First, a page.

Job Rejection: “We’ll Keep Your Resume on File” Letter

CN_Marc_v1_eAfter you find out that you didn’t get the job, when an employer tells you “We’ll keep your resume on file” what does it mean? Are they really going to remember you? Do they ever use those words if they don’t actually mean it?

A reader recently wrote in to ask those questions. Here’s her comment and my response…

She would keep my resume on file for “future opportunities”

Dear Ronnie Ann,

About a month ago I went for an interview and it seemed to have gone pretty well. They told me that they would have an answer within 2 days I didn’t hear back. I decided to send them a thank-you email but received no response. Two weeks past I sent another email just following up with no response once again. I knew by now I didn’t get the position.

A couple days ago now being a month later I sent a quick email saying I was back at work from maternity leave and enjoying being back into the work force showing interest in the company, politely asking to keep me in mind for the future. Finally I got a response. She said she appreciated my interest and would keep my resume on file for future opportunities.

My question is: Why now? Was this just an email to get me off her back? I haven’t emailed in over a month and obviously this would be my last. So why email me now? Would love to know if you think they liked me or if this was a pity email?



=>     How To Make a Job Interview Go Really Well!


My response to Shelly’s questions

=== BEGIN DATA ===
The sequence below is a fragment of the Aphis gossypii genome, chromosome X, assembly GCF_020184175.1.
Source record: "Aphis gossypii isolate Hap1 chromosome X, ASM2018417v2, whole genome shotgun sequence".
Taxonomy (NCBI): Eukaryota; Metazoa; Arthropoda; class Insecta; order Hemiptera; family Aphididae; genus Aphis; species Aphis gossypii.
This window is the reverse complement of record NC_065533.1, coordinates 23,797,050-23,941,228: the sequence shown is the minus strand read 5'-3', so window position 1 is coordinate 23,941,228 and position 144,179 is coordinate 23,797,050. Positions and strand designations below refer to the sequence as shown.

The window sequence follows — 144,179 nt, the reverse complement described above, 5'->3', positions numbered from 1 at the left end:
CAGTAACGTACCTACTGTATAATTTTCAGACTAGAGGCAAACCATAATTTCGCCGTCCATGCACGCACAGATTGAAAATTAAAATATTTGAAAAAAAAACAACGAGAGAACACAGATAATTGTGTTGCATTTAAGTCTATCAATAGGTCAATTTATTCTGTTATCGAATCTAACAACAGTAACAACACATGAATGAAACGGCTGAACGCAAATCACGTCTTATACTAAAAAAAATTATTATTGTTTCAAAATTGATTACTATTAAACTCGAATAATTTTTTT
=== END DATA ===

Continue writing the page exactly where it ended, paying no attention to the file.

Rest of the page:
Hi Shelly!

As you probably know by now, not getting responses from the employer while the hiring process is still ongoing is a pretty normal thing, although I wish they would at least acknowledge receipt — even if management / legal tells them not to say more. It actually doesn’t mean you didn’t get the job, even if it feels that way.

You may have heard back now because the decision was made. That frees them up to communicate. As for the nature of that particular response, odds are she was being polite, but in my own career as a hiring manager I sometimes did call someone we liked for a future position. So it pays to keep all communication friendly. (If you’re still looking, you might even touch base in a few months. You never know.)

Plus, if there is an automated system, that can find your resume for future positions, so always make sure you have ample keywords in your resume that highlight key skills / experience.

It’s hard when you are not the one they choose. But it doesn’t mean they didn’t like you. Having done this many times, hiring managers know more about the actual job and people you’d have to deal with — and I have had to say no to many terrific candidates.

I wish you luck finding the right job for you!

~ Ronnie Ann

A few more thoughts

I decided to share this because all too often the hiring process can feel like a giant puzzle without an answer key. All you want to know is what are they really thinking. Unfortunately “they” are many different people, and each one may be thinking something different.

That means you will never know for sure unless they tell you. And that’s ok. Many jobs are gotten amid the mystery. All you can do is make sure you give your very best each time and keep believing in yourself — and never give up until you find that job.

And if it helps you to know this, even after all these years and all I know both as a serial job-seeker and hiring manager, I still get surprised every now and then by some totally illogical outcome. Just remember that even after countless rejections, it only takes one “yes”.

More posts to help

=>    7 Reasons You Didn’t Get the Job That Are NOT Your Fault

=>    Resume Rejected? Reasons Your Resume Might Not Be Working

=>    Sample Follow-Up Letter To Send After Being Rejected for a Job